Love stories from listeners of Barangay LSFM are featured in this weekly radio program. Listen in as Papa Dudut reads the letter of a "kabarangay" who shares his/her heartfelt experience. A dramatization brings the audience closer to feeling the joy, the pain, the ups and downs of being in love--something that each one of us can relate to.
Manage episode 228796100 series 1256592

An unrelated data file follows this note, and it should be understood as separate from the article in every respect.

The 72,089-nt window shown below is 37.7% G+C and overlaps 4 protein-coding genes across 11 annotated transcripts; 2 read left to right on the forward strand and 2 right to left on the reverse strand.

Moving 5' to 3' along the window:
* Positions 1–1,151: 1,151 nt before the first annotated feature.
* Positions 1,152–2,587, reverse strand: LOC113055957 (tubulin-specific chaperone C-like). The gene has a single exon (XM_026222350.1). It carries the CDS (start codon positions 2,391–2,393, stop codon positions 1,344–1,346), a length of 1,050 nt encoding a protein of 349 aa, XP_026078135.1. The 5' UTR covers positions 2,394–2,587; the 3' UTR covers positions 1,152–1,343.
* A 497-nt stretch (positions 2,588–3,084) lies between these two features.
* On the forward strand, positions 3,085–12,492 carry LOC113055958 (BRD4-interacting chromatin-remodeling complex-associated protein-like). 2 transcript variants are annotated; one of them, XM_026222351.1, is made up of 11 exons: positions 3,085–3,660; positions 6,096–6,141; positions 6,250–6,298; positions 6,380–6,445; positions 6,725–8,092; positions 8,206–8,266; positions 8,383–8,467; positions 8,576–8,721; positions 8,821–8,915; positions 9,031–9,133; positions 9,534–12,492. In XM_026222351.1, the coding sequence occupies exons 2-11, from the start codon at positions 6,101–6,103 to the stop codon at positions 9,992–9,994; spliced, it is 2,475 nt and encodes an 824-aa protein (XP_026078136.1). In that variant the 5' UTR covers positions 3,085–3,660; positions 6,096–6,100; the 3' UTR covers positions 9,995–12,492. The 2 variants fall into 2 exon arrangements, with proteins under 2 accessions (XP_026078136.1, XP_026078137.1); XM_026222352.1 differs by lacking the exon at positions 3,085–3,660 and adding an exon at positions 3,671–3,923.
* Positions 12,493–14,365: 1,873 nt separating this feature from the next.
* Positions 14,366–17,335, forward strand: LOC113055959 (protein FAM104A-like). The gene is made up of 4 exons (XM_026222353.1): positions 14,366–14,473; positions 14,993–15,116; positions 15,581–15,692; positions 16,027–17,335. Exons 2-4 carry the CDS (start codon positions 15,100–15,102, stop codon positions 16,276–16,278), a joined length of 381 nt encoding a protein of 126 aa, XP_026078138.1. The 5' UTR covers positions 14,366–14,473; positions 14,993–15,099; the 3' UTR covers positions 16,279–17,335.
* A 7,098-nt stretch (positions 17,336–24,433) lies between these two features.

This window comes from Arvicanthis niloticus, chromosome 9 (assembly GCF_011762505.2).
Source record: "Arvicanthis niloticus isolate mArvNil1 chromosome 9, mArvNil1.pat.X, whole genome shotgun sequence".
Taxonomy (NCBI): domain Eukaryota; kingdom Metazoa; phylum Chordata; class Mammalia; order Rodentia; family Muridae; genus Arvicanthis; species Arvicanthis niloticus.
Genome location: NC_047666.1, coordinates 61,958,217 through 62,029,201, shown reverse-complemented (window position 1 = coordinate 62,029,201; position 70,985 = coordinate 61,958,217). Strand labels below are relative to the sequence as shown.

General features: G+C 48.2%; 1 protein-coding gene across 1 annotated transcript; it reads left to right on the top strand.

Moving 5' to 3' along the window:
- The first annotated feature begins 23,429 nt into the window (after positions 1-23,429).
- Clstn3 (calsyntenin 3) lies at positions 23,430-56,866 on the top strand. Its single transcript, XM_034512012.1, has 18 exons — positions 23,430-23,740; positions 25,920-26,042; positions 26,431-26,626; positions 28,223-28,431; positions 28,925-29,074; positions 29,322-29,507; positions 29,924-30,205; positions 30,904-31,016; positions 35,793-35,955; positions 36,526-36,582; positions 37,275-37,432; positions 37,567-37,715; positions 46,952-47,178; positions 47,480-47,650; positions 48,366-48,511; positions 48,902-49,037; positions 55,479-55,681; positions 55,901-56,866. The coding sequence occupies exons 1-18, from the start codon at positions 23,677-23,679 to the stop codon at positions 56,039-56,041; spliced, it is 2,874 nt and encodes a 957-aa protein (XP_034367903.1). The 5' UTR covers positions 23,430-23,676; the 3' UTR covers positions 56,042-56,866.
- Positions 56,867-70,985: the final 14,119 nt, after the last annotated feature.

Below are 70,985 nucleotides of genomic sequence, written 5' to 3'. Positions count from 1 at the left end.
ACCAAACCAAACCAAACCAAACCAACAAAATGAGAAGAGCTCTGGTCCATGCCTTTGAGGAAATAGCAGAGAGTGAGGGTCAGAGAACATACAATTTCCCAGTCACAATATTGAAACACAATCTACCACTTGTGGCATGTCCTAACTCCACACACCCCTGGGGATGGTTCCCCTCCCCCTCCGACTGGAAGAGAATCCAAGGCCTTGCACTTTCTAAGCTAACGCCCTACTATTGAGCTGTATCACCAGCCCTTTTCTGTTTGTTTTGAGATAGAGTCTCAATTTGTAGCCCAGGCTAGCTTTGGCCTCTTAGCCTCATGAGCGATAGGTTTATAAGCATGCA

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The non-violent overthrow of Czechoslovakia's communist government in 1999 was called the Velvet Revolution; growing up in St. Louis, the preferred ice cream of my youth was called Velvet Freeze; and the late crooner Mel Torme was called the Velvet Fog (or to those who weren't fans, the Velvet Frog.) But to me the most deserving object of the designation "velvet" is red velvet cake -- a rich relative of devil's food cake only with a distinctive red color and frosted with white icing for contrast. Red velvet cake was all the rage years ago, but its popularity has faded since the 1970s amid safety concerns about the red food coloring in use back then to tint the cake. Perhaps it's time to bring red velvet cake back. Today's red food coloring is perfectly safe and after all, the cake is a uniquely American invention. We'll probably never know who the first person was to create a red velvet cake. The recipe is what culinary professionals call a "grass roots" recipe, meaning it's the sort